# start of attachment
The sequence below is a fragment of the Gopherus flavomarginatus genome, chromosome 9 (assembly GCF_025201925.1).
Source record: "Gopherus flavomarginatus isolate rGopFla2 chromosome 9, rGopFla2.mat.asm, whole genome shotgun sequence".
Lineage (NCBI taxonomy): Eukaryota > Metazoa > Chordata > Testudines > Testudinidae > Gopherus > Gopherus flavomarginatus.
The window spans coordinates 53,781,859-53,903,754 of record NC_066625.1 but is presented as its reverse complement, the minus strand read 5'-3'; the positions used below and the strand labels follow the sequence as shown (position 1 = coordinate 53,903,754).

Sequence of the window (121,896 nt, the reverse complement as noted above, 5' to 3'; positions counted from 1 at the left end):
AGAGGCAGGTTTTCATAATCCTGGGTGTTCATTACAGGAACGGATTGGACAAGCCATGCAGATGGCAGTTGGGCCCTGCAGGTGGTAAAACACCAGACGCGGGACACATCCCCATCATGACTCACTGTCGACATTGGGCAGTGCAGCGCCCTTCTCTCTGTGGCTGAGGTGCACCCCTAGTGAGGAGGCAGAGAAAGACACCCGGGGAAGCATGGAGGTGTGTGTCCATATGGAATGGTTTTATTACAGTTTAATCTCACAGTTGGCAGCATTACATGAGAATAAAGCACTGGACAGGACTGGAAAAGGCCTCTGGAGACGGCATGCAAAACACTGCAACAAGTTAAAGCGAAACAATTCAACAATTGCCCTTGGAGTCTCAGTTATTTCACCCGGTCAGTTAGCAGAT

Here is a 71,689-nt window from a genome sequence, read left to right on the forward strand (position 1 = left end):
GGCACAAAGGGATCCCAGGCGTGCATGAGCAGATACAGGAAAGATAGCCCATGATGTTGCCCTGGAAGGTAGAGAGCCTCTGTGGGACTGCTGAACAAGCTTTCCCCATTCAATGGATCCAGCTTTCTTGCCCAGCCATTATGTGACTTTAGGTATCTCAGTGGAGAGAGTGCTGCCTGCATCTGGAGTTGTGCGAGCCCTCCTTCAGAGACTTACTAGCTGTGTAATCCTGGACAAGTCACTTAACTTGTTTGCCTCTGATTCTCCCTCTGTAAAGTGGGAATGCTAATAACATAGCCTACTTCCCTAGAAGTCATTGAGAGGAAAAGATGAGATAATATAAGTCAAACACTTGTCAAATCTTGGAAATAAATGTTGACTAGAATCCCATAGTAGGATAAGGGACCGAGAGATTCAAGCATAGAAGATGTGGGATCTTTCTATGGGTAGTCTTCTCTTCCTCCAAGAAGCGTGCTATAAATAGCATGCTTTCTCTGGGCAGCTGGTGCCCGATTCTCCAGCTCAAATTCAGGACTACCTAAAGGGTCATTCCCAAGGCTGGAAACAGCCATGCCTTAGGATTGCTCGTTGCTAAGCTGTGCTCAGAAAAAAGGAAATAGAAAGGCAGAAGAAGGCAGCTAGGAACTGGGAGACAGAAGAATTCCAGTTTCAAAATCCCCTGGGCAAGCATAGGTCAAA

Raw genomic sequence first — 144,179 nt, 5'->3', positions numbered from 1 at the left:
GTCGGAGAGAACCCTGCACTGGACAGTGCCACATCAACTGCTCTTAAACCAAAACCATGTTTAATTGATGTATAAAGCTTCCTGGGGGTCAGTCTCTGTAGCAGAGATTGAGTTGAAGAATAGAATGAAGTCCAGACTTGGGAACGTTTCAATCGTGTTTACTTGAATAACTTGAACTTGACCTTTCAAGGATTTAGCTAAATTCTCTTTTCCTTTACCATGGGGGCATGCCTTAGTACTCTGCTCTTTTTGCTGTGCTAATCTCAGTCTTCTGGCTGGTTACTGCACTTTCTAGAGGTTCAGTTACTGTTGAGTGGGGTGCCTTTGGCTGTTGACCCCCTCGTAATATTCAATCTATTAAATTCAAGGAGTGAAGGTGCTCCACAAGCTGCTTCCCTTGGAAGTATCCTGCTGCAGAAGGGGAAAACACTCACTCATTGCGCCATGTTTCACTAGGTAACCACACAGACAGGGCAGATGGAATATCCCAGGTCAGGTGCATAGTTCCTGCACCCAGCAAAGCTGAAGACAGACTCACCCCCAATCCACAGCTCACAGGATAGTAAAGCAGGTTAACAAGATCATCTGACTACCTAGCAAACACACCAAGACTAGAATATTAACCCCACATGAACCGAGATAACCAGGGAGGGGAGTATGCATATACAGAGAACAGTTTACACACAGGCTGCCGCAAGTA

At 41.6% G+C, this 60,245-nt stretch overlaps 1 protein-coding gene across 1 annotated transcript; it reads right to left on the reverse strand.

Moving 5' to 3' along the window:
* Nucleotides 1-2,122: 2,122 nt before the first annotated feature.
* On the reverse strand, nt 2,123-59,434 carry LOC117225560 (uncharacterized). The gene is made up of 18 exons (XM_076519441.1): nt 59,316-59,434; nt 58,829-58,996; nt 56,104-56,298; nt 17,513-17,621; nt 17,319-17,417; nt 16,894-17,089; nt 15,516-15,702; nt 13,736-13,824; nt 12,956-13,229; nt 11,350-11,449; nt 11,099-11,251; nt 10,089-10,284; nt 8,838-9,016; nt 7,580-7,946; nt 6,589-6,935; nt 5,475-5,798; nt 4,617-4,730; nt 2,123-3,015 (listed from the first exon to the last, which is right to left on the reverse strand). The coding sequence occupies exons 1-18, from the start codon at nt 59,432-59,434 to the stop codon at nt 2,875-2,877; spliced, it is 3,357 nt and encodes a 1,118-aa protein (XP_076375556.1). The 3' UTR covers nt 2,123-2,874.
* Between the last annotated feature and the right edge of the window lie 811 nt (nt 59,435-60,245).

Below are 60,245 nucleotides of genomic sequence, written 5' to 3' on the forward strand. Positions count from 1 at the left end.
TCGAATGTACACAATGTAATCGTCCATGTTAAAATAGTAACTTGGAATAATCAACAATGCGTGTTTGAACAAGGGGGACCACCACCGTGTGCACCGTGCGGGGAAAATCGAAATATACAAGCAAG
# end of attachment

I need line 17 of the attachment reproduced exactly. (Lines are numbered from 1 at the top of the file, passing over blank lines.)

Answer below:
TCGAATGTACACAATGTAATCGTCCATGTTAAAATAGTAACTTGGAATAATCAACAATGCGTGTTTGAACAAGGGGGACCACCACCGTGTGCACCGTGCGGGGAAAATCGAAATATACAAGCAAG